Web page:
Single of the Week!
Omega Male - 'Testosterone' (Full Time Hobby)
Lecherously low slung, 'Testosterone' includes the sound of sirens going off - as if a particularly manly cove had passed through a sexy airport detector, and broken it by sheer dint of his machismo. What is particularly nice about this single - which is the kind of record you should put on, should you wish to glide past an ex-lover, sluttily swinging your hips as you studiously ignore them - is that you can hear how much fun Omega Male are having; from the sultry gasps, actual grunts and perilous drawl of the vocals, to the delightful lyrical detours that take in horticulture, and the formation of stars; nothing here is not having larks, and every single one of those larks is proper blue. A song that celebrates the Alphas as much as it sniggers behind their preening, overly-muscled, triangular backs, 'Testosterone' will be the record I will play this week, when I most want to sashay.
Animal Collective - ‘Applesauce’ (10" on Domino)
'Applesauce' is a paean to the curative powers of superfoods, fruit in particular. And it has the kind of malleably genial lyrics AC are known for, that are very handy because they can be bent to the peculiar desires and lifestyle of the listener. This means, of course, that a song that is notionally about apples and starfruit can actually be made to mean anything you like. I mean, there's definitely something in here about how we're all going to die someday; ripe fruit at the base of a tree-trunk, the fall of man, man's inhumanity to man, fatal flaws, the seeds of tragedy are sewn in Act 1 scene 1; but to what extent are the events inevitable with reference to the opening? Answer with reference to the role of the Fool and his importance in the play. (Good.)
Roses Gabor - ‘Stars’ (Girls Music)
Because no woman ever had a wank prior to the release of Rihanna's S&M / the publication of 50 Shades of Grey, it is now The Law that all 'edgy' pop music must contain a vaguely bottom-y line. Roses Gabor's is: 'Pulling my hair, biting the skin from my lip,' - which is quite rude, when you think about it, though thankfully Gabor has the good grace to gloss over it, instead of signposting WHAT A BAD GURL she is, in shouty caps. Other than that, 'Stars' is as good a single as you might expect from an artist with the pedigree of Digital Soundboy behind her. Which is to say, it is very good.
Dutch Uncles - ‘Fester’ (Memphis Industries)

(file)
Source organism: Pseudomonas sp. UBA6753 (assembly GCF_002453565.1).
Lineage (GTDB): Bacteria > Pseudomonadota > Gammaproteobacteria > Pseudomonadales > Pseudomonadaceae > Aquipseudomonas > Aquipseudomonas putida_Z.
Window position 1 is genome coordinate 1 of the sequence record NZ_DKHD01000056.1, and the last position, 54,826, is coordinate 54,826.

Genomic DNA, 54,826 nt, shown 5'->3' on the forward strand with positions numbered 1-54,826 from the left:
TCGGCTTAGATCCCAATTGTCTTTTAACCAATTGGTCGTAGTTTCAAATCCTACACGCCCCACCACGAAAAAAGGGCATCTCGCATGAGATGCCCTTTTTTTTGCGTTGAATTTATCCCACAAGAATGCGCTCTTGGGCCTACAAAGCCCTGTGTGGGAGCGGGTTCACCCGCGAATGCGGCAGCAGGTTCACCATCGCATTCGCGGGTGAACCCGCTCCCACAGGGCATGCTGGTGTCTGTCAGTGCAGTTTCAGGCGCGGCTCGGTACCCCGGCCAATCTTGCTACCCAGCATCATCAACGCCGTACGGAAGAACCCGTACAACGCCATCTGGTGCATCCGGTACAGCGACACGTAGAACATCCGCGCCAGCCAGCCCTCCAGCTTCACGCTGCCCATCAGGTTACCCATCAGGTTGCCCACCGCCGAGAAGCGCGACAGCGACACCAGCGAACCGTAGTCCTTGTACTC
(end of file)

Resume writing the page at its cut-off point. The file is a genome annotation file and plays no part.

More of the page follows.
'Fester' is sounding very much like a lost Hot Chip smash, with its deft and jolly marimbas, crystalline vocals and rinky-dink pop production. In the least patronising way possible, I would like to contend that this is what Dutch Uncles really sound like, now they have found their feet and settled into their own, slinky skin. It's a proper, proper pop song, too, and lightly done.
Rowdy Superstar - ‘Breathe’ (Accidental Records)
Ever the budding meteorologist, Rowdy Superstar asks; 'Why does everything seem so dark, when outside, the sky is blue, the forecast is dry?'. And while the metaphors here are pure GCSE poetry exam, all WEATHER IN THE WORLD: GOOD / WEATHER IN THE WORLD OF MY MIND: BAD, Matthew Herbert's production elevates the whole affair, to the point that it is almost pointless trying to shoehorn 'Breathe' into a hip-hop pigeonhole. Anyway, it hardly matters what you want to call it; there being enough strange twangs, moody rumbles, dischordant detours and intricate layers, for it not to matter.
Brassica - 'Modern Magic' from ‘Temple Fortune’ EP (Civil Music)
The dependably brilliant Civil Music almost never put a well-trainered foot wrong, which is why Brassica's ghostly excursion through Joy Division's basslines - as seen though the smoke and lazer synths of Jean Michel Jarre - are particularly welcome. Usually, when musical references are this easy to spot, it is tiresome. But Brassica gets away with it, on an EP that draws on Italo house, Malcolm Mcdowell-style kiddie choirs and the vocals of a Patrick Wolf-style crooner called Stuart Warwick. Promising.
The Heavy - ‘Can't Play Dead’ (Counter)
SHHH QUIET YOU GUYS LISTEN THE HEAVY ARE SAYING SOMETHING: "There are way too many puppets in this industry now. Real music is getting lost. You have all these shows that make puppets every season, and then you don't hear about them next season. [This business] can take you to the grave and spit you out." YOU GUYS, THE HEAVY ARE NOT PUPPETS LIKE OTHER BANDS IN THIS INDUSTRY. REAL MUSIC, MAN.
Also out this Week!
Darkstar - ‘Timeaway’ (Warp)
Dingus Khan - ‘Plank’ (Fierce Panda / Label Fandango)
Dan Fodan & Alexis Taylor - ‘Under A Cancer Sky’ (MMW1 / DFA)
Cheval Sombre - ‘Someplace Else’ (Sonic Cathedral)
Goodnight Lenin - ‘A Cautionary Tale’ (Static Caravan)
Kyla La Grange - 'Been Better' (ioki / Sony)
Rhye - ‘The Fall’ EP (Innovative Leisure / Polydor)
Clinic - ‘Miss You’ (Domino)
Victor Talking Machine - ‘Had Enough’ EP
Neil Halstead - ‘Tied To You’ (Sonic Cathedral)
Night Works - ‘Modern European’ (Loose Lips Records)
Paradise - ‘Endless Wave’ (The Blue Rider)
Wild Cub - ‘Jonti’ (Big Light Recordings)
The Killers - ‘Miss Atomic Bomb’ (Universal)
Soft Bullets - ‘Hyperreality’ EP
Funeral For A Friend - ‘Best Friends & Hospital Beds’ (Distiller Records)
Deafkid - ‘Pig'
Don Nino - ‘Beats’ (InFiné)
Eugene Francis Jnr. - ‘Calliope Fuxwar’
The Prison Library feat. Sarah Hall - ‘Lovesick’ (Protective Atmosphere)
Crazy Arm - ‘Bandalito’ (Xtra Mile Recordings)
SIREN - ‘Here Today’ (Loose Lips Records)
Wendy is on the internet, here.